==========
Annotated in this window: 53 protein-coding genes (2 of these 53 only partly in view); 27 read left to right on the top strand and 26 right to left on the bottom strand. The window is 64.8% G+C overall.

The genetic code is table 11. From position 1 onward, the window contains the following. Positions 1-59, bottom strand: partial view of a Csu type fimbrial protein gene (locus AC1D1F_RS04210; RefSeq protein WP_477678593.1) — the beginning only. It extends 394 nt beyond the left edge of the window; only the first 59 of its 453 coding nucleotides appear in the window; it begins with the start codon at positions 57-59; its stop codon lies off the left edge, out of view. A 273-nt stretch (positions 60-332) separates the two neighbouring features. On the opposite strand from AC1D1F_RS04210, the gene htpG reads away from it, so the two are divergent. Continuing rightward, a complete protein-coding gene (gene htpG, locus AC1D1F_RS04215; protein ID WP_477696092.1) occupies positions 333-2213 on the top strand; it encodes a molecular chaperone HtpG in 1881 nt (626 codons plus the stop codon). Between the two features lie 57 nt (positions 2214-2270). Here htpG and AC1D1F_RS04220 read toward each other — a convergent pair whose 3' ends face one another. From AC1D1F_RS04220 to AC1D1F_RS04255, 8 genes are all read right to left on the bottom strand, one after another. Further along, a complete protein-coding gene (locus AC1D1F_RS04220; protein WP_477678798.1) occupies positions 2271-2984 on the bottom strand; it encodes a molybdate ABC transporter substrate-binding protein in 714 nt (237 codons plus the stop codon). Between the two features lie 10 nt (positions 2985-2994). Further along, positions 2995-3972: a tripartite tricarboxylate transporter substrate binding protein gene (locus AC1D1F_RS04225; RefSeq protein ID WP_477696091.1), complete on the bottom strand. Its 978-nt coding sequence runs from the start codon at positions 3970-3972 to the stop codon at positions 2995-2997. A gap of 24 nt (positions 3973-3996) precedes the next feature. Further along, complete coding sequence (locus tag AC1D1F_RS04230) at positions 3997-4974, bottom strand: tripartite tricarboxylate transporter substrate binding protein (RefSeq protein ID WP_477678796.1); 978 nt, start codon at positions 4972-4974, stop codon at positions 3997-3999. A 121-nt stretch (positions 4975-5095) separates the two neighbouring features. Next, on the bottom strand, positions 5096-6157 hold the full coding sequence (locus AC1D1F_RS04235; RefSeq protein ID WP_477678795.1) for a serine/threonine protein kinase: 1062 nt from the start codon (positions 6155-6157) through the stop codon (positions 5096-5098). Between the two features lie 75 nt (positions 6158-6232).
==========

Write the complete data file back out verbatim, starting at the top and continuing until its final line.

Annotated in this window: 53 protein-coding genes (2 of these 53 only partly in view); 27 read left to right on the top strand and 26 right to left on the bottom strand. The window is 64.8% G+C overall.

The genetic code is table 11. From position 1 onward, the window contains the following. Positions 1-59, bottom strand: partial view of a Csu type fimbrial protein gene (locus AC1D1F_RS04210; RefSeq protein WP_477678593.1) — the beginning only. It extends 394 nt beyond the left edge of the window; only the first 59 of its 453 coding nucleotides appear in the window; it begins with the start codon at positions 57-59; its stop codon lies off the left edge, out of view. A 273-nt stretch (positions 60-332) separates the two neighbouring features. On the opposite strand from AC1D1F_RS04210, the gene htpG reads away from it, so the two are divergent. Continuing rightward, a complete protein-coding gene (gene htpG, locus AC1D1F_RS04215; protein ID WP_477696092.1) occupies positions 333-2213 on the top strand; it encodes a molecular chaperone HtpG in 1881 nt (626 codons plus the stop codon). Between the two features lie 57 nt (positions 2214-2270). Here htpG and AC1D1F_RS04220 read toward each other — a convergent pair whose 3' ends face one another. From AC1D1F_RS04220 to AC1D1F_RS04255, 8 genes are all read right to left on the bottom strand, one after another. Further along, a complete protein-coding gene (locus AC1D1F_RS04220; protein WP_477678798.1) occupies positions 2271-2984 on the bottom strand; it encodes a molybdate ABC transporter substrate-binding protein in 714 nt (237 codons plus the stop codon). Between the two features lie 10 nt (positions 2985-2994). Further along, positions 2995-3972: a tripartite tricarboxylate transporter substrate binding protein gene (locus AC1D1F_RS04225; RefSeq protein ID WP_477696091.1), complete on the bottom strand. Its 978-nt coding sequence runs from the start codon at positions 3970-3972 to the stop codon at positions 2995-2997. A gap of 24 nt (positions 3973-3996) precedes the next feature. Further along, complete coding sequence (locus tag AC1D1F_RS04230) at positions 3997-4974, bottom strand: tripartite tricarboxylate transporter substrate binding protein (RefSeq protein ID WP_477678796.1); 978 nt, start codon at positions 4972-4974, stop codon at positions 3997-3999. A 121-nt stretch (positions 4975-5095) separates the two neighbouring features. Next, on the bottom strand, positions 5096-6157 hold the full coding sequence (locus AC1D1F_RS04235; RefSeq protein ID WP_477678795.1) for a serine/threonine protein kinase: 1062 nt from the start codon (positions 6155-6157) through the stop codon (positions 5096-5098). Between the two features lie 75 nt (positions 6158-6232).